With a whole load of live photos, a full review and interviews to come, check out our full coverage from Leeds Festival 2014.
Bloody Knees are the latest band to emerge from the UK lo-fi punk scene. On August 25th the quartet release their new EP, 'Stitches' which promises to be a catchy and raw in equal measures. We spoke to vocalist Bradley Griffiths to discuss the new EP, joining Dog Knights Productions, being part of the UK emo and lo-fi resurgence and more.
If metalcore is your thing then say hello to From Her Eyes. The Welsh quartet are exclusively streaming their debut EP 'Demons' right here on Already Heard.
Having never heard of these guys, I decided to do some research about them before listening to the album. With the genre described as ‘Punk/Ska’, I got the album on straight away and gave it a good listen.
The first thing I thought was that there really isn’t much of a ska vibe to the music - sure, there’s a trumpet - but I wasn’t hearing the ‘ska’. I’m not saying I was disappointed, because they genuinely are a really great band, I was just hearing something different to what I was expecting. Although it is pretty evident of the ska influence, I would class them more of a heavier pop-punk band, but pulling it off more effectively than the hordes of bands trying to break through in the genre.
The album starts off with ‘Dust On The Hourglass’, a song with pop-punk at its core, hints of Four Year Strong and A Day to Remember, but without the screaming. A great song; you will definitely find yourself singing along. The trumpets come in and you can hear the ska influence, but you’ll find yourself wondering whether it’s still an element strong enough to call it ska, although it definitely gives the music a great edge. Chanted vocal breaks - you can’t go wrong when it’s done right - and this song has it down.
The end of 'Dust On The Hourglass' has an audio clip, almost an introduction to the next track, which I can’t help but think would work great as an introduction to the album, with ‘I Want You To Hit Me As Hard As You Can 1’ as the opening track; it has the definite ska vibe to it. These are evidently talented musicians – the drummer’s prowess is at the forefront throughout most of the music – and with the guitar work and singing all working great together, it’s no wonder this album has been on repeat, these guys have something good, and they’re doing everything right.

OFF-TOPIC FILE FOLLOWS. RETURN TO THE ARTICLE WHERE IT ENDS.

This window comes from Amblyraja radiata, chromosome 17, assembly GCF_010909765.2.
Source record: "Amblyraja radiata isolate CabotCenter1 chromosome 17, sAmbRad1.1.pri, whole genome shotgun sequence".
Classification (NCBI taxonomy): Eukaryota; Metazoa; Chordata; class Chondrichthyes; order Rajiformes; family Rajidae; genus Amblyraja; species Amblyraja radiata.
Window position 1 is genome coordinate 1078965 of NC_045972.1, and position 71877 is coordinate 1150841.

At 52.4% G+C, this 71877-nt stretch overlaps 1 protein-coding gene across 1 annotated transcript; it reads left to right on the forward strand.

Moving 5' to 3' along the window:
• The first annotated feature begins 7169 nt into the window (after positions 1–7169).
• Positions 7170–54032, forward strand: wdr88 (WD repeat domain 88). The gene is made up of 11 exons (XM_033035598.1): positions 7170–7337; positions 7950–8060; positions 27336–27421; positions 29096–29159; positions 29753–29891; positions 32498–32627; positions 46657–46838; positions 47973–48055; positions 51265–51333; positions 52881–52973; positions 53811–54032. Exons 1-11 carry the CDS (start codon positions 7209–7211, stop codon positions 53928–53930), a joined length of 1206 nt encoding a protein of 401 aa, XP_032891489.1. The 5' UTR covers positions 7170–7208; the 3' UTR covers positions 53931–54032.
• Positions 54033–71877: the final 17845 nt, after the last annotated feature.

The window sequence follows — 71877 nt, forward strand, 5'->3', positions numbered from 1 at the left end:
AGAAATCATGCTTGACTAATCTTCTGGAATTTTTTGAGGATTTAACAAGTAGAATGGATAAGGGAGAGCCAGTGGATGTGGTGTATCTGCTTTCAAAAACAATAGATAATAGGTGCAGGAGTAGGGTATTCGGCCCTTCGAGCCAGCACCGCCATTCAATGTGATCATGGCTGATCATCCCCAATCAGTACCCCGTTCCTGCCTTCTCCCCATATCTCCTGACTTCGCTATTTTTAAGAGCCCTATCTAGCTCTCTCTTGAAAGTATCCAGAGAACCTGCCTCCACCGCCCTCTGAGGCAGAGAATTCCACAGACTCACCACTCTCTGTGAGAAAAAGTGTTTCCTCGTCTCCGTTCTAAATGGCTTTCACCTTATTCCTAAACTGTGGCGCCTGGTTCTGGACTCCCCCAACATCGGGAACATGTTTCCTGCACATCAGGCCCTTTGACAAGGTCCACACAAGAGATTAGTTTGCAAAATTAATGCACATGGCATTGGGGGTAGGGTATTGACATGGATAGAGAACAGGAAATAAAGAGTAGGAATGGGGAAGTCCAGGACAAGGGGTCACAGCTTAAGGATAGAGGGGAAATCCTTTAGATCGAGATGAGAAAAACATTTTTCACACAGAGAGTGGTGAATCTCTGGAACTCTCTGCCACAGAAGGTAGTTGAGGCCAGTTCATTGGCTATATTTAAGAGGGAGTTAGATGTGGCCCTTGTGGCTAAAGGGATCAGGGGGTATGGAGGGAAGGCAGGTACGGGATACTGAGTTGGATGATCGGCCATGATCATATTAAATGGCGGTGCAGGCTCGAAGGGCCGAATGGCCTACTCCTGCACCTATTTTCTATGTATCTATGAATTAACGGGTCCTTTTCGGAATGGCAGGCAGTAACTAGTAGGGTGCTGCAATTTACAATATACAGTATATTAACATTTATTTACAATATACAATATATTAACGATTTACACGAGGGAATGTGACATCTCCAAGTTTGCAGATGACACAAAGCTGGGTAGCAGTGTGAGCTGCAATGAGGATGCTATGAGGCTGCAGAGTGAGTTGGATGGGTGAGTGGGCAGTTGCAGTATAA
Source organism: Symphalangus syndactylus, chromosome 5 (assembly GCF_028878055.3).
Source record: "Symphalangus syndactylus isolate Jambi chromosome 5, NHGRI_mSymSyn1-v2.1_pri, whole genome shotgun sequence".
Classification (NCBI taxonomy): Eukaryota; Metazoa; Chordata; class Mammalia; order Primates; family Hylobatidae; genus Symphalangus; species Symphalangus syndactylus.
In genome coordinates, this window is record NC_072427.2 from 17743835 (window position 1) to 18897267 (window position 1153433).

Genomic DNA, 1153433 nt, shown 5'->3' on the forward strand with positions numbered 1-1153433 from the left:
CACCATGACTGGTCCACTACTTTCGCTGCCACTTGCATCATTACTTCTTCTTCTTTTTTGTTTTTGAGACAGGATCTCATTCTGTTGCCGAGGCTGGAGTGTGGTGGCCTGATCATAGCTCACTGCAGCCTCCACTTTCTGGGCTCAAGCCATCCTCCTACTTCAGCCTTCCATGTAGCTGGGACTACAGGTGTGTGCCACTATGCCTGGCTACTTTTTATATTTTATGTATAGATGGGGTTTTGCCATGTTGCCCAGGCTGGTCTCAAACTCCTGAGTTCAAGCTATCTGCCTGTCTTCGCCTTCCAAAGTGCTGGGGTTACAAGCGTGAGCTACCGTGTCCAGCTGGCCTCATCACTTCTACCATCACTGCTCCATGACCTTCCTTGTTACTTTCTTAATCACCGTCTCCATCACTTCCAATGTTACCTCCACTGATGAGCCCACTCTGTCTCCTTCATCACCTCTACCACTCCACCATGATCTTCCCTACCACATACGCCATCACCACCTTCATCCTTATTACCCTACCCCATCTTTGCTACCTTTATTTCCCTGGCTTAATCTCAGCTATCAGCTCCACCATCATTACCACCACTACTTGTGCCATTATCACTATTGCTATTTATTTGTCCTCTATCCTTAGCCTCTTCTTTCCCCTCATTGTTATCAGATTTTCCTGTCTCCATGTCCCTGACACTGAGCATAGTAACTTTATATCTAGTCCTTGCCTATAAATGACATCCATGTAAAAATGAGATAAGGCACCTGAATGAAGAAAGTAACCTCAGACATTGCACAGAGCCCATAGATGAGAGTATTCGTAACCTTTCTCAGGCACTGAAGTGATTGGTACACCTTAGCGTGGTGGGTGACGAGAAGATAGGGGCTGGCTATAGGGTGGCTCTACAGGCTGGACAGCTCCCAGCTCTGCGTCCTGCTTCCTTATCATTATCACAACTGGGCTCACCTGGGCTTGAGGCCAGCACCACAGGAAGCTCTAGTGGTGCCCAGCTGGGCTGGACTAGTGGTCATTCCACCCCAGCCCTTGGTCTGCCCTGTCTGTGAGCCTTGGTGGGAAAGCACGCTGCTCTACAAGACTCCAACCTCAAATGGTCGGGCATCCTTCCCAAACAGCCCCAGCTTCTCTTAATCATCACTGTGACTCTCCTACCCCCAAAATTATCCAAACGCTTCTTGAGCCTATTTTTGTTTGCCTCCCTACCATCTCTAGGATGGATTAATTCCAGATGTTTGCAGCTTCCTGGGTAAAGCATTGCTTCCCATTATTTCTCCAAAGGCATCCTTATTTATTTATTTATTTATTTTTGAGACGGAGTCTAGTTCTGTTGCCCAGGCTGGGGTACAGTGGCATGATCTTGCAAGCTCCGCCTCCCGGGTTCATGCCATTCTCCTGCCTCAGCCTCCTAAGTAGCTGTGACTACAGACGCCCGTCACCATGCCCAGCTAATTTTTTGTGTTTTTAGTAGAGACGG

'Live Like Mitch' is a great track too, with ska shining through. Whoever this ‘Mitch’ guy is, he sounds like a cool dude. As the album continues the ska influence is more and more evident. As in all ska music, you can’t help but enjoy listening to it, it sounds too happy. I would love to see this band live; I have no doubt they’d be bloody good.
'Hellbound And Helpless'- a track with a chorus that will have you singing along to, an anthem that would be a great crowd pleaser. It’s also another track that shows the true potential of the drummer, still hearing that break through to the forefront of the tracks. It’s refreshing to be impressed by a member of a band who doesn’t shove their talent in your face. If this band weren’t so great I’d definitely wonder why he wasn’t doing something else to show off his skills. You could say the same for the guitarist too.
'If I Can't Smoke Or Swear, I'm Fucked' has a blistering guitar solo that blows my ears away every time I hear it. I’m a guitarist myself, so whenever I listen to music guitarists’ styles and techniques are what I listen for, and from the start it was pretty evident this guy could play some great riffs, but this solo… just WOW. It seems a little self indulgent, but in respect to the track - the fast paced essence of it- the solo fits perfectly and doesn’t take anything away from the song at all, quite the opposite in fact.
'Dead End' is another track with a great hook, catchy chorus style outtro, written to get the chorus sang back to them. Mission accomplished. And once again, in 'Do What You Love…'. These guys can write great hooks.
Straight into the next track, ‘…And Fuck The Rest’, an intro to 'Delta. Oscar. Whiskey. November.', are heavily ska sounding. I take back my first assumptions - They’ve got the ska, they’ve got the pop-punk, and they’ve fused them together perfectly.
And finally onto the last track of this album, ‘The Ghost That Haunted Me’. I am honestly sad there are no more songs. It’s a short track in respect to the others, but a great way to end the album.
To summarise, my first apprehensions of the lack of ska influence were quickly quashed. The fusion of harder pop-punk and ska works really well, and has a refreshing approach to an over-crowded scene. I’ll be sure to keep an eye on these guys, and will definitely look out for dates of them touring here.
'You Can't Hide The Sun' by We Are The Union is out now on Paper And Plastick.
Words by Callum McPhee.